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It also contains links to previous posts to give you even more ideas…
It’s that time!! Fall is upon us, and here in South Texas we’ve finally had a couple days with highs below 80F! It’s actually jacket weather in the early mornings, and it’s going to be time very soon for this gardener to get back outside and clean up my flower beds that turned to weeds in the heat of the summer. Becca has been feeling the change in the air, too… and has been begging to get outside and explore again, which is awesome!
A few weeks back (in the heat of the summer when we spent a LOT of time in the cool of The DoSeum), I came across this book in their library and fell in love. (A Seed is Sleepy by Dianna Aston) I ordered it for “such a time as this” and the other day we pulled it out to read before going on a seed hunt! Becca was so excited to see our Texas Mountain Laurel seeds on the front cover- since our property is simply covered in Mountain Laurels! I love that the author incorporates LOTS of different plant seeds, talks about how various seeds are transferred and planted naturally, and also shows timelines of how long various seeds take to sprout and produce fruit! The illustrations by Sylvia Long are gorgeous, and it’s definitely a page turner that Becca loved – she begged to read it again when we got back inside, and also used it as a reference guide on our walk when she had questions. (And I can’t wait to get more of Dianna’s books – she has several that I’ve added to our wishlist!)
So what did we do exactly? First, we read the book. Then, we grabbed a bucket and headed outside with Daisy. We looked everywhere for seeds. At first, she was just seeing Mountain Laurels and acorns on the ground. But then her eye started getting more keen and she started looking AROUND instead of just down. And then she started looking UP! She was amazed at all of the seeds everywhere! We collected seeds along our way through our nature trail (we live on an acre and a half of very wooded land), and then before we came inside, I showed her that Daisy had been collecting seeds for us, too! What a fabulous way to see how animals transfer seeds! She was in awe. (If you don’t have this availability on your property, take a trip to your local wooded park or along the bank of the closest stream, etc.)
So, we brought our seeds inside, and then sorted them by the seeds that were obviously just seeds, and by what looked to be seeds inside seed pods. We talked about how the pods don’t drop their seed until just the right time, and she explored opening a couple of the pods and discovered that they didn’t all have seeds! One had a spider web, and it appeared the spider had probably eaten the seeds early on. Another had shriveled, tiny seeds. And yet another had a whole, healthy seed. It was a great way to talk about how appearances on the outside aren’t everything – all of the seed pods looked the same on the outside. She was ready to move on to a different activity, so I didn’t dwell on the character lesson, but the seed did get planted, so to speak. 😉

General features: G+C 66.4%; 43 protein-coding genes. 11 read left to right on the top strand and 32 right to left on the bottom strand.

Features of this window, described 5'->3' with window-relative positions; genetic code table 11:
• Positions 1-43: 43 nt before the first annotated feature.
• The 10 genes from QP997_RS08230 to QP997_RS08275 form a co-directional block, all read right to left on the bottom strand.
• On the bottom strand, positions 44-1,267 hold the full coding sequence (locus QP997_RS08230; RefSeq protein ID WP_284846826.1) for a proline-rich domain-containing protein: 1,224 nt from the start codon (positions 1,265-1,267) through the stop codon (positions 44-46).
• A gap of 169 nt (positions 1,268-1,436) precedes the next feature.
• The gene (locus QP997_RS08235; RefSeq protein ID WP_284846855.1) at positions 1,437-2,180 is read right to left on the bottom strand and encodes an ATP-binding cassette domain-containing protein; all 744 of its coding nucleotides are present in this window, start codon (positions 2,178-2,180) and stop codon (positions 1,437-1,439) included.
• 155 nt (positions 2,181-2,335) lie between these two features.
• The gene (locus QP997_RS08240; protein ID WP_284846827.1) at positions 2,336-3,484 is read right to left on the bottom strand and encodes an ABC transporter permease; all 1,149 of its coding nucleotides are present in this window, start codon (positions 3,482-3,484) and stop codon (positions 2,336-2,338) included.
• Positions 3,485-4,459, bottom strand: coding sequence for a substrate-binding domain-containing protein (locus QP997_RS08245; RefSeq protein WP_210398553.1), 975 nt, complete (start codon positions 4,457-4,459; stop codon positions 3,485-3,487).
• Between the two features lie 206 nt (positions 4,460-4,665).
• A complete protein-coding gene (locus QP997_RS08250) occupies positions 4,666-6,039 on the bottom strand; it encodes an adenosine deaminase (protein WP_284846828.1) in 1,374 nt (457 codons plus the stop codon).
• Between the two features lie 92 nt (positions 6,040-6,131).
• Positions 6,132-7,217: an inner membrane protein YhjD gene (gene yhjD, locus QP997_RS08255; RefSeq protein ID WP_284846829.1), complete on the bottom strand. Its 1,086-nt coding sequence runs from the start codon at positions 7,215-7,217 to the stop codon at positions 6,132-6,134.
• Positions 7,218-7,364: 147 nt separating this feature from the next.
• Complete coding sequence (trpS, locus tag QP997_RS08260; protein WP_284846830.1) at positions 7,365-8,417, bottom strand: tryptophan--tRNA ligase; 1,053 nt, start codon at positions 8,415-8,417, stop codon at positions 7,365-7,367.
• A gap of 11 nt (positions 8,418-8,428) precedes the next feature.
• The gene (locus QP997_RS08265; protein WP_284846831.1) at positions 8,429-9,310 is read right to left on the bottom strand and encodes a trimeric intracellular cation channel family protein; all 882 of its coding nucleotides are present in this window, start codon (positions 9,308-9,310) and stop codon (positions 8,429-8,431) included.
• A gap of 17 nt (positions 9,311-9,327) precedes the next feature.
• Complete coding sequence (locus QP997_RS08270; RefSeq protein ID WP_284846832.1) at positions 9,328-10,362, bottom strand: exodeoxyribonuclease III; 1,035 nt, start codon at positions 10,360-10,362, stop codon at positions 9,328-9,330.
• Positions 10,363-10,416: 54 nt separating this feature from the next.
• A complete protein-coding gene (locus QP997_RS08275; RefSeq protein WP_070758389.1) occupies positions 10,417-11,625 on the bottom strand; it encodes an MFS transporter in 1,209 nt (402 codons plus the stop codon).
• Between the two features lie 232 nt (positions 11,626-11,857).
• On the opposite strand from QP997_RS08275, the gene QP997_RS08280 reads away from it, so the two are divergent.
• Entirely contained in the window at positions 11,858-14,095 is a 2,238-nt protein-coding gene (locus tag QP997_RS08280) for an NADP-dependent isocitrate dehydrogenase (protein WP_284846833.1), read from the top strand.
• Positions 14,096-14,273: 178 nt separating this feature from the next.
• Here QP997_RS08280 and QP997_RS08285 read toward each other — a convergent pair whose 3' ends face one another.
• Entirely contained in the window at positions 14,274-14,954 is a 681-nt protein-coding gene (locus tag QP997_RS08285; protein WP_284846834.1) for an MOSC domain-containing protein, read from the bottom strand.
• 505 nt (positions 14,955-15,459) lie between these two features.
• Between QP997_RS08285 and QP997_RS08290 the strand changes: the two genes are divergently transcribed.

There was also a door left open to do more research about seeds – she wasn’t sure if the flowers that had seeds in their centers were considered seed pods or not, and she wasn’t sure about a couple of the weeds that we collected – and wants to know how their seeds get transferred. So, there is plenty of room for more discussion and research, which we will do at the library next time.
There is also room to go back and review the sunflower life cycle unit that we did last fall – so glad I laminated everything! 🙂 (not an affiliate link, just giving credit where credit is due – it’s a great unit she has set up!)
What are you doing to get your kids outside as the weather begins to turn cooler? Here are some other fall ideas you might enjoy!
Apple picking at a local orchard (or even the grocery store if you don’t have an orchard close by)
Sorting by color and/or size (order largest to smallest)
Counting (put in groups to add, subtract, or even multiply or divide)
Also check out my apple theme box here
And my apple activity center here
Apple Picking Day by Candice Ransom
Apples by Gail Gibbons
Pumpkin selection at a pumpkin patch
Cut one open, sort and count seeds after estimating how many are inside
Making a jack-o-lantern, talk about what facial expressions say about our emotions
The Legend of Spookley The Square Pumpkin by Joe Troiano
The Pumpkin Book by Gail Gibbons
Never can get enough books? Me neither! Check out more of our favorite Fall Reads here!